19. Clay I've got a question for you. I've noticed that when Federer or another top pro hits a ball, in slow motion, the racquet head twist a little bit. Is it normal, or they don't hold the racquet sufficiently tight? Thanks for your answer Claudio

  20. Clay, could I use this serving 'shadowing' drill as a progression ecercise following doing 4-5 rotator cuff resistance band exercises? In order to help add speed to my athletes serveserve

  21. Great stuff. Great find with this Stanford study. Reaffirms a lot of things I found myself doing in my game and I'm sure a lot of things in others' games as well.

  22. Here's a phrase for you to look up on google; transfer of angular momentum.
    Your advice may sound good to the uninitiated, (as the dozens of comments of praise confirm) but if you are proposing any sort of focus on stopping or slowing of your shoulders/elbow/back etc through a swing, you are confusing cause for effect.

    In a simple example, if you start spinning on a chair with your arm stretched behind you, then suddenly swing your arm forward, your spin slows down. The slowing of the spin did not cause your arm to swing forward, your arm swinging forward caused you to stop spinning. If you were not spinning you would actually go backwards as a result of the arm going forward. Well, the two kind of happen together, I guess you could argue that if your arm were detached from a body and the muscles contracted it would simply bend, without spin.

    Now for a more detailed explanation.
    It is described in newtonian physics, an object in motion tends to stay in motion unless a force acts upon it.
    The force acting upon your rotating body is the arm swinging, contraction of the pectorals applying a force both to the arm and torso, on the arm to accelerate it forward, on the torso to accelerate it backwards. The amount of energy transferred to the torso is proportional to the force applied to the arm. (F=ma)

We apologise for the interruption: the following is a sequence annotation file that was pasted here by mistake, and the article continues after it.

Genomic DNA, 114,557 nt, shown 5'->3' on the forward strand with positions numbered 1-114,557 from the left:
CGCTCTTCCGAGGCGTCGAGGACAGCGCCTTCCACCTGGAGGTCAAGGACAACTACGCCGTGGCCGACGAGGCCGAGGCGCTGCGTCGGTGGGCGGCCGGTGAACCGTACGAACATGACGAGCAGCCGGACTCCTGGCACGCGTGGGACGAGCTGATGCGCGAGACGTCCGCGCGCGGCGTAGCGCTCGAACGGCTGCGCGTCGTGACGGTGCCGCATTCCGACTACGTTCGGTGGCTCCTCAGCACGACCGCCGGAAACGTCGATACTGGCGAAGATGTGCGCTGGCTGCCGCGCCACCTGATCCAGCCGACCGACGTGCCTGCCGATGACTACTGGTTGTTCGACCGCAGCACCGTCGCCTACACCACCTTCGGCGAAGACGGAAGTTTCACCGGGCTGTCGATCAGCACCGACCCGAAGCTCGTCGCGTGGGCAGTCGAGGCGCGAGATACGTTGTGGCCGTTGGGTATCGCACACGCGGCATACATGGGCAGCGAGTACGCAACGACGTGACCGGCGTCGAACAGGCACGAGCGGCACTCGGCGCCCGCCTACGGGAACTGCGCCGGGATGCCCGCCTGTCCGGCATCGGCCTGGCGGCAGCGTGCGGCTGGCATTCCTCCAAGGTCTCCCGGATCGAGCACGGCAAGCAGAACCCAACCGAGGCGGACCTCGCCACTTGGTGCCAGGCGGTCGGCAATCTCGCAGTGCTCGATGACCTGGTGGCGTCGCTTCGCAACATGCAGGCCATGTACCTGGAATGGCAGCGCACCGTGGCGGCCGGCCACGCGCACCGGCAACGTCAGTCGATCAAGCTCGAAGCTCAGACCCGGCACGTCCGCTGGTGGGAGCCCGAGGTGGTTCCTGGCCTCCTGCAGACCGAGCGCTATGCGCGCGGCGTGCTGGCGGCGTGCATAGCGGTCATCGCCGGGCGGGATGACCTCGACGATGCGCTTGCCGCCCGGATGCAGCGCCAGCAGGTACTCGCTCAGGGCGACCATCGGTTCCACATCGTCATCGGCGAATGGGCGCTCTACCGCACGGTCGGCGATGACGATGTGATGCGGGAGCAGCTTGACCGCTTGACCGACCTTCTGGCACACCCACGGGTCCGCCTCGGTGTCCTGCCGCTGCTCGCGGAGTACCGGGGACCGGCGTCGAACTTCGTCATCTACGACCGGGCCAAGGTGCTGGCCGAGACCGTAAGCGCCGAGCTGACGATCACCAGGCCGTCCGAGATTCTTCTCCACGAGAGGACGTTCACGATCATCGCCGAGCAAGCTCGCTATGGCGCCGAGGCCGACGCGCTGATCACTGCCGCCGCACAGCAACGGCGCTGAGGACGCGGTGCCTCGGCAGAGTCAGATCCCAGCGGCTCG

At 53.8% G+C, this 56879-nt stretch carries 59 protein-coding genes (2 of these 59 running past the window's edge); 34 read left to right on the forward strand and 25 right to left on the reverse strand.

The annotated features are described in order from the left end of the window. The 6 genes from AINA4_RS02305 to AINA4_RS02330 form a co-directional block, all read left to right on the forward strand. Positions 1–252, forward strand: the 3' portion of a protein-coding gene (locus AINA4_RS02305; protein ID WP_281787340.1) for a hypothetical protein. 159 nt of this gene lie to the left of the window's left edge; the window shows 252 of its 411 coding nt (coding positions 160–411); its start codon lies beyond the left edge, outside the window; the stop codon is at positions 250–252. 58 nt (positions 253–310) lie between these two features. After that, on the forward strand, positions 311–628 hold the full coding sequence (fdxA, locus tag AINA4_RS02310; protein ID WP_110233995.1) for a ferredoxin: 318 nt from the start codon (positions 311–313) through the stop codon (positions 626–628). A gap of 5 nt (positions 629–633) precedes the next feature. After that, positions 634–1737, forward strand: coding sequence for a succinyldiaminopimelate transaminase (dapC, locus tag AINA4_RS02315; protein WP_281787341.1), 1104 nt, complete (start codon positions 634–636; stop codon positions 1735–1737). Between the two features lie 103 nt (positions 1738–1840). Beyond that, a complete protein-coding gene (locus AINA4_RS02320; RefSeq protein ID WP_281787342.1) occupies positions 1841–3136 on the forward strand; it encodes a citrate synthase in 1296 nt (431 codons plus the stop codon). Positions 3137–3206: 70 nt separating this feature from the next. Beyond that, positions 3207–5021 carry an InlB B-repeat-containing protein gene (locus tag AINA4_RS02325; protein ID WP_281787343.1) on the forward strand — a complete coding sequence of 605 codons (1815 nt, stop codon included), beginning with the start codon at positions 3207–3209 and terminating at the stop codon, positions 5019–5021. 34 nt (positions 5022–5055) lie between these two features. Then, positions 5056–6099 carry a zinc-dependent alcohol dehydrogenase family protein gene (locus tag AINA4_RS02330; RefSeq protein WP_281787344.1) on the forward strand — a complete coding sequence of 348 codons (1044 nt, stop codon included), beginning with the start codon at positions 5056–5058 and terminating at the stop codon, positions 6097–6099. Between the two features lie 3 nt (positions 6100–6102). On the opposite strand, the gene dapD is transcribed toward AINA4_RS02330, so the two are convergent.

The set up for the serve builds up energy in the torso so that when you do swing with great force it does not send your body back in the opposite direction, but slows it down. The faster you are moving the more force you can apply with the arm and still maintain forward momentum or approach static equilibrium.

  23. Well. The graphs clearly show what is happening in terms of velocity. Interpretation of the graphs in the video is slightly questionable though. I'm getting impression that intentional deceleration is involved, which almost certainly should not be the case. Interesting topic nevertheless, thanks for the video!

  24. Clay! Thanks for a great video. 

    Do you think after the Trophy Pose, you could be letting your racquet drop way much more?

    Some people have a deep racquet drop. Others, like you I would say, rely more on shoulder external rotation, letting the forearm lag behind like in a baseball pitch throw.

    What are the benefits of each way?